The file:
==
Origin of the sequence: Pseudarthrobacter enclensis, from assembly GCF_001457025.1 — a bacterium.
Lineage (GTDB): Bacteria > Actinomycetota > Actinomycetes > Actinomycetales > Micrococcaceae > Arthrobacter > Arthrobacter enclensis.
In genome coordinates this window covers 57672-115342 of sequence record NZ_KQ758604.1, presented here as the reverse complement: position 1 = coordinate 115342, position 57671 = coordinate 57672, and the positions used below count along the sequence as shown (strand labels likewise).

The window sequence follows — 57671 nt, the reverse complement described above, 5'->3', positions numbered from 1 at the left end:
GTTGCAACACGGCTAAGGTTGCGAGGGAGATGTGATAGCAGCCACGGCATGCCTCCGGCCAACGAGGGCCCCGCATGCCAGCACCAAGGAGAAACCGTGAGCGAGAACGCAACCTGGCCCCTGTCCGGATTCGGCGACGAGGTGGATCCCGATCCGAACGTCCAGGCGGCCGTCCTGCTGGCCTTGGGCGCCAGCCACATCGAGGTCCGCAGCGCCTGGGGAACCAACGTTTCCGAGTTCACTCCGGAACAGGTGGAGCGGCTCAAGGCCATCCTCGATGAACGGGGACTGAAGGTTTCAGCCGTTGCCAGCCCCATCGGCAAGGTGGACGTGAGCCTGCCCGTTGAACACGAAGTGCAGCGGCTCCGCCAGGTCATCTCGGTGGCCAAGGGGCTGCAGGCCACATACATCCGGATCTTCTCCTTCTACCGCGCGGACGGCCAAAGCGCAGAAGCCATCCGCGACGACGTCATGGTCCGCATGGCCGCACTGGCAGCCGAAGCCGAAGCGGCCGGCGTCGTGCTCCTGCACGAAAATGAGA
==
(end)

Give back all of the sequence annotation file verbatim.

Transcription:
Origin of the sequence: Pseudarthrobacter enclensis, from assembly GCF_001457025.1 — a bacterium.
Lineage (GTDB): Bacteria > Actinomycetota > Actinomycetes > Actinomycetales > Micrococcaceae > Arthrobacter > Arthrobacter enclensis.
In genome coordinates this window covers 57672-115342 of sequence record NZ_KQ758604.1, presented here as the reverse complement: position 1 = coordinate 115342, position 57671 = coordinate 57672, and the positions used below count along the sequence as shown (strand labels likewise).

The window sequence follows — 57671 nt, the reverse complement described above, 5'->3', positions numbered from 1 at the left end:
GTTGCAACACGGCTAAGGTTGCGAGGGAGATGTGATAGCAGCCACGGCATGCCTCCGGCCAACGAGGGCCCCGCATGCCAGCACCAAGGAGAAACCGTGAGCGAGAACGCAACCTGGCCCCTGTCCGGATTCGGCGACGAGGTGGATCCCGATCCGAACGTCCAGGCGGCCGTCCTGCTGGCCTTGGGCGCCAGCCACATCGAGGTCCGCAGCGCCTGGGGAACCAACGTTTCCGAGTTCACTCCGGAACAGGTGGAGCGGCTCAAGGCCATCCTCGATGAACGGGGACTGAAGGTTTCAGCCGTTGCCAGCCCCATCGGCAAGGTGGACGTGAGCCTGCCCGTTGAACACGAAGTGCAGCGGCTCCGCCAGGTCATCTCGGTGGCCAAGGGGCTGCAGGCCACATACATCCGGATCTTCTCCTTCTACCGCGCGGACGGCCAAAGCGCAGAAGCCATCCGCGACGACGTCATGGTCCGCATGGCCGCACTGGCAGCCGAAGCCGAAGCGGCCGGCGTCGTGCTCCTGCACGAAAATGAGA